Japanese bullet train order set for UK network

Japan’s bullet train technology is coming to the UK, with the Department for Transport expected to announce a £1 billion order with Hitachi before the Olympics.

The carriage shells will be built in Japan and then assembled in the UK, creating around 500 new jobs.

Five-hundred new carriages, which will use the same technology as the Shinkansen bullet trains, will be introduced to the network around 2016.

The new trains will replace the Intercity 125s, which were first introduced to the network in 1976, and will run between Paddington, Bristol and Cardiff.

13 COMMENTS

    • If the IEP order does go to Hitachi, it has been long known that bodyshells and other specialised equipment will – initially – be imported from Japan for assembly here. Hitachi have promised that, in time, most of the manufacturing will be carried out at Newton Aycliffe and by local suppliers. Whilst agreeing that the DfT and train operators should be more patriotic and support British companies, sadly there are no longer any British trainbuilders (Bombardier, Derby is a Canadian/German company) and therefore, they have to go foreign.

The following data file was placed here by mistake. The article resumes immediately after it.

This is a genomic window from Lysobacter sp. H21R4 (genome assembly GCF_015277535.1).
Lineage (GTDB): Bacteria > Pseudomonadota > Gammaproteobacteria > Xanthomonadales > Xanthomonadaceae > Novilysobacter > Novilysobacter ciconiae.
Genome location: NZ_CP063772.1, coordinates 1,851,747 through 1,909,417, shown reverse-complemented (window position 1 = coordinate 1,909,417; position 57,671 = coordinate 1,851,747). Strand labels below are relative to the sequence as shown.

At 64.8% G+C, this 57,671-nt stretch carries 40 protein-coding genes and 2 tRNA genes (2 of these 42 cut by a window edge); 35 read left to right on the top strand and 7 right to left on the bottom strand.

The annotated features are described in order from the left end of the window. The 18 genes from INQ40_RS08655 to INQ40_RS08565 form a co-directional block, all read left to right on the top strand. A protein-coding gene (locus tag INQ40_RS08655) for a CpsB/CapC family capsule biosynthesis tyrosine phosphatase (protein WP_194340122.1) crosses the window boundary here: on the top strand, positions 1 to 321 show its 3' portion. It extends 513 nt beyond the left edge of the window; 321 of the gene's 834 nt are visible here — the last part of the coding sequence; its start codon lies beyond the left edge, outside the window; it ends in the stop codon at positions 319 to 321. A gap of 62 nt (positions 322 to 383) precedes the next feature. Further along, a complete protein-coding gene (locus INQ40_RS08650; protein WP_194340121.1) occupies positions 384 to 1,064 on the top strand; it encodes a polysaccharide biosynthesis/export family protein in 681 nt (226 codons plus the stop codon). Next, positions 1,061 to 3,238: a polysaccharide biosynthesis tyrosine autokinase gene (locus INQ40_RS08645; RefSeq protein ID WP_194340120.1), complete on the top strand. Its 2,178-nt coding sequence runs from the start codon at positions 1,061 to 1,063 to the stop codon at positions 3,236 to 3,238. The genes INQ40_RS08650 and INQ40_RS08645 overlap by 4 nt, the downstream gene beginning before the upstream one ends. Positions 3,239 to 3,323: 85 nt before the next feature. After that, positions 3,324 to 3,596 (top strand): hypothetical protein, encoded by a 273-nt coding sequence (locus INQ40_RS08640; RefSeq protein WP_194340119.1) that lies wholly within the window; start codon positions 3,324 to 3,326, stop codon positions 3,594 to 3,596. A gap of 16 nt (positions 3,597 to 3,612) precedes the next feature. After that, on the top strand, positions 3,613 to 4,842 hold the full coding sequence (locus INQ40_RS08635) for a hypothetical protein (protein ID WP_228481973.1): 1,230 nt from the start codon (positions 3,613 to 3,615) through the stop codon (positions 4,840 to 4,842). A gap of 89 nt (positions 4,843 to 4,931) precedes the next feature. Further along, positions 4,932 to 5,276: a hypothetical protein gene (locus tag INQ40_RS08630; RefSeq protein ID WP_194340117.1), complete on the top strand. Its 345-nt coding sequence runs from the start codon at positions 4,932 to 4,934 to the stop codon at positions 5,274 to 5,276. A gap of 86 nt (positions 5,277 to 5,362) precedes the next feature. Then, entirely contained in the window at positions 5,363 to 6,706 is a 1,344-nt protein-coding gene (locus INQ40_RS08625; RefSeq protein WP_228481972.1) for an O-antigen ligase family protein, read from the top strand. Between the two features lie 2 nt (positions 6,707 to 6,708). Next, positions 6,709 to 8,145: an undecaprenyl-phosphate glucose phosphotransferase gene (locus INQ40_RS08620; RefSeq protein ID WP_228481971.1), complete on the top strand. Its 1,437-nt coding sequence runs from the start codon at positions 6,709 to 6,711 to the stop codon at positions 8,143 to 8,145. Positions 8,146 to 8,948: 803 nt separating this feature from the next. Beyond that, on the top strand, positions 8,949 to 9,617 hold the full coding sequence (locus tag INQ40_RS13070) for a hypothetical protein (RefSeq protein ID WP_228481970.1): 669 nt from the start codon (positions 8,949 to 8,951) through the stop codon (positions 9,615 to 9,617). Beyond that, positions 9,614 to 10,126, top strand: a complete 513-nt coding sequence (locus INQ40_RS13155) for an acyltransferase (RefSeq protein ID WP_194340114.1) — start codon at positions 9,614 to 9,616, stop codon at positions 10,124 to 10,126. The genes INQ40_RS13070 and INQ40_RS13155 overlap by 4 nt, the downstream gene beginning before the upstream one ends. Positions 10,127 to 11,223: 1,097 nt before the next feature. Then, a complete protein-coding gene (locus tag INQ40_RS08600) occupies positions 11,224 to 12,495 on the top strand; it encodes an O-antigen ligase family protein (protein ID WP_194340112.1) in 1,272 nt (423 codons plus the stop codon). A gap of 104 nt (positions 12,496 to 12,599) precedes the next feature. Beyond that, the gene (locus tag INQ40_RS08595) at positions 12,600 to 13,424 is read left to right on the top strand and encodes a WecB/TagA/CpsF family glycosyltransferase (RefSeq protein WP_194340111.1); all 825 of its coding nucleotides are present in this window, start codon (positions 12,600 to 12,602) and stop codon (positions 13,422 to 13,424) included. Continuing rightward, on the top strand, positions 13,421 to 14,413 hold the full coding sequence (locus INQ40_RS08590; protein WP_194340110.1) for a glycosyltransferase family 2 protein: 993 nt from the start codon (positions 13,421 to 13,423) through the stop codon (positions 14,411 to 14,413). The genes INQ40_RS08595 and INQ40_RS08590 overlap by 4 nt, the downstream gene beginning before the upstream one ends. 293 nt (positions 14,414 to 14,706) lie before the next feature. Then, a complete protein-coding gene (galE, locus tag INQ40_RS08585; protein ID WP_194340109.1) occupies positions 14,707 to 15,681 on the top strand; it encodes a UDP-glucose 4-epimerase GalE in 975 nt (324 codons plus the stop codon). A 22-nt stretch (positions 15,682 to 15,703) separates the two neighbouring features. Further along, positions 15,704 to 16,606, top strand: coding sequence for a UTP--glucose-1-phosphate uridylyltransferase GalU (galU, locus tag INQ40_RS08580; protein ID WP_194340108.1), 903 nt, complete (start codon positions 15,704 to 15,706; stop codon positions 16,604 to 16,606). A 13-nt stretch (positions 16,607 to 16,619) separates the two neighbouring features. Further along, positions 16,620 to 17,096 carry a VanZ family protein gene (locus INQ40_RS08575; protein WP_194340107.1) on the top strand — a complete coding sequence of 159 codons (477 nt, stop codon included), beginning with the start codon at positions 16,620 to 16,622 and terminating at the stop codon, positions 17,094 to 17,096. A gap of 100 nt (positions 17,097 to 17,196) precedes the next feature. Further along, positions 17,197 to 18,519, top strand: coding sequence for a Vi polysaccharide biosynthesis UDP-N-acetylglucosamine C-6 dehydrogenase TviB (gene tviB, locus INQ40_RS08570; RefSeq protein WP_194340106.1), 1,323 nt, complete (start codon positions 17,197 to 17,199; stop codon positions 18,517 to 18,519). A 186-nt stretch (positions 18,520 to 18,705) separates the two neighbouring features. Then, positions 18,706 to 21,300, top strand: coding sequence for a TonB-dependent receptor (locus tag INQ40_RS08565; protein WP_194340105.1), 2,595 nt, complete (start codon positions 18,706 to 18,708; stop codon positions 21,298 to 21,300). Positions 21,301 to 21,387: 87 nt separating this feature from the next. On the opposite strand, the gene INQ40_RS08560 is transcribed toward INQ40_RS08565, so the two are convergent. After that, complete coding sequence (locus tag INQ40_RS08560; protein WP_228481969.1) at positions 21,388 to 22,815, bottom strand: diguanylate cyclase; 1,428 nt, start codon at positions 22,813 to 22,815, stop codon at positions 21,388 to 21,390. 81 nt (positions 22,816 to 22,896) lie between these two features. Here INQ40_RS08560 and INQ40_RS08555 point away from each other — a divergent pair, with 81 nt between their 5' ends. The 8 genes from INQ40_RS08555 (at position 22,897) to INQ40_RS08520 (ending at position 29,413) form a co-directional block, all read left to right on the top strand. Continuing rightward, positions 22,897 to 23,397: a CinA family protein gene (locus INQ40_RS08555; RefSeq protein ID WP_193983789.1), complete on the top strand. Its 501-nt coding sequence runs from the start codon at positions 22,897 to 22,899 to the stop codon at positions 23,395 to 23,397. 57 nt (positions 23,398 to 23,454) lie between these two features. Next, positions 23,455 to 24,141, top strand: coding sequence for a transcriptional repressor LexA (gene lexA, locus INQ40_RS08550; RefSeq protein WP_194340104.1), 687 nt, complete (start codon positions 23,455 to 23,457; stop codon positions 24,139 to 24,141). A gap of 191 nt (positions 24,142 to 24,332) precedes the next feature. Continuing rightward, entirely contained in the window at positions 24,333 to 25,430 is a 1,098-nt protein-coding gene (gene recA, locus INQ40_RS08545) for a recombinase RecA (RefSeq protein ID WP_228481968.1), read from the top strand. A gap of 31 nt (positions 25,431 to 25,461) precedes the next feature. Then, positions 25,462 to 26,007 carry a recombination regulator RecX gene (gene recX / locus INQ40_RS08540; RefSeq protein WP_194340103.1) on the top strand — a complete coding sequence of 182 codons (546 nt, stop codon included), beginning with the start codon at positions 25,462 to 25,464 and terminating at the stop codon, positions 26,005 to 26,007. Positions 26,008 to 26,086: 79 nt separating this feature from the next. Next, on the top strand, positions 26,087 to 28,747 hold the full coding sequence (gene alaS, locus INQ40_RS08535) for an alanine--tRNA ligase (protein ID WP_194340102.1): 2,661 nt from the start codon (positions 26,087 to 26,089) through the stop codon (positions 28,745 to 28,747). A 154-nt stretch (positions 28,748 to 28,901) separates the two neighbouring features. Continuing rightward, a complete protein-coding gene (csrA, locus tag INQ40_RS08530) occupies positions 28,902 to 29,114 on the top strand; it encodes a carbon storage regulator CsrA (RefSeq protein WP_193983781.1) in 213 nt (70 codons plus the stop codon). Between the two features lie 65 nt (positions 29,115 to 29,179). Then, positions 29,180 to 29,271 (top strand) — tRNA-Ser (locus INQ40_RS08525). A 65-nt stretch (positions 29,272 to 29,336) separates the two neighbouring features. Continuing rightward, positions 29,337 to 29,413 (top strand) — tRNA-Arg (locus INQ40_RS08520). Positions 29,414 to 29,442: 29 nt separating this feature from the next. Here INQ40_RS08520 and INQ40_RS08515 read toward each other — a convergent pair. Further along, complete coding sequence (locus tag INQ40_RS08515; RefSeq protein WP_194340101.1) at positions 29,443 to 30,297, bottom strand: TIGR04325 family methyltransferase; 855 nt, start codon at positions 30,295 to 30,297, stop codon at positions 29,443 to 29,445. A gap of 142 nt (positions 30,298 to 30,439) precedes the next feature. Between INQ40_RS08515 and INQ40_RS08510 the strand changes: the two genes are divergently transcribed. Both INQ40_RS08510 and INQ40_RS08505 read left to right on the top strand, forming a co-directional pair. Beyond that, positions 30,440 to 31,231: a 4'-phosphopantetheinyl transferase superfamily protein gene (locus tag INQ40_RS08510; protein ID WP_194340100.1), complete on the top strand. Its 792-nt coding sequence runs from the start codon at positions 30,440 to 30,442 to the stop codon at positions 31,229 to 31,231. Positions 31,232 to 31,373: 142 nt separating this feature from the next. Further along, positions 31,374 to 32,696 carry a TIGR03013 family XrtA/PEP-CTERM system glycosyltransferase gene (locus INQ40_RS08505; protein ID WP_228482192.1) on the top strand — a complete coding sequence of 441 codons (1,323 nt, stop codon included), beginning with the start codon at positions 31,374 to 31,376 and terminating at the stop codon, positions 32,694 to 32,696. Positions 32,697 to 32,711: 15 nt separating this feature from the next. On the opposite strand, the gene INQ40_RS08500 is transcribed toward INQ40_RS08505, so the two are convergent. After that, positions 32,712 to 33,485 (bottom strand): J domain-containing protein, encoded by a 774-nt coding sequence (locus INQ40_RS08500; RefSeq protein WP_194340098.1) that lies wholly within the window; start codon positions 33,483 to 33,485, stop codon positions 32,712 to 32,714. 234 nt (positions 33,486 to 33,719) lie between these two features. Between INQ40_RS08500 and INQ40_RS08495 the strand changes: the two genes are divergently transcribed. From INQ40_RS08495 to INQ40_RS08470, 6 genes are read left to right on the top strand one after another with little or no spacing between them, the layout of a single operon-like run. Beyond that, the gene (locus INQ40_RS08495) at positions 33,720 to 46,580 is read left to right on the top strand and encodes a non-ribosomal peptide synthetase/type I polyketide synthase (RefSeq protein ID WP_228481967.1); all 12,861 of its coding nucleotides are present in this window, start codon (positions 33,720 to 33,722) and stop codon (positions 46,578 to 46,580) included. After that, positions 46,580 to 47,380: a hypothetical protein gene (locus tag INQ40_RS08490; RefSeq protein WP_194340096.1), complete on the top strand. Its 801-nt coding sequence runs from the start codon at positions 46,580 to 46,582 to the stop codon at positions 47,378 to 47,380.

1. Can we please stop describing this Hitachi Class 395 derivative as a ‘Bullet Train’.  Whilst some technology from Shinkansen stock may doubtless be incorporated, the IEP is purely an HST replacement to provide a train that operates on conventional lines, but possibly with ultimately a higher top speed capacity given Government aspirations for HS2.
    We are a long way from a Shinkansen type operation in the UK.  One of my degree subjects was to compare the economic growth of the UK and Japan.  Even using the right-wing Rostow analysis, railways were a fundamental part of both country’s ‘take-off’ to mature economy status.  Japan just got its act together post WW2 and throughout the 2nd half of the C20th.  Sucessive UK governments bumbled and fudged it, with minimal investment, and some very good developments like HST, but pity about APT.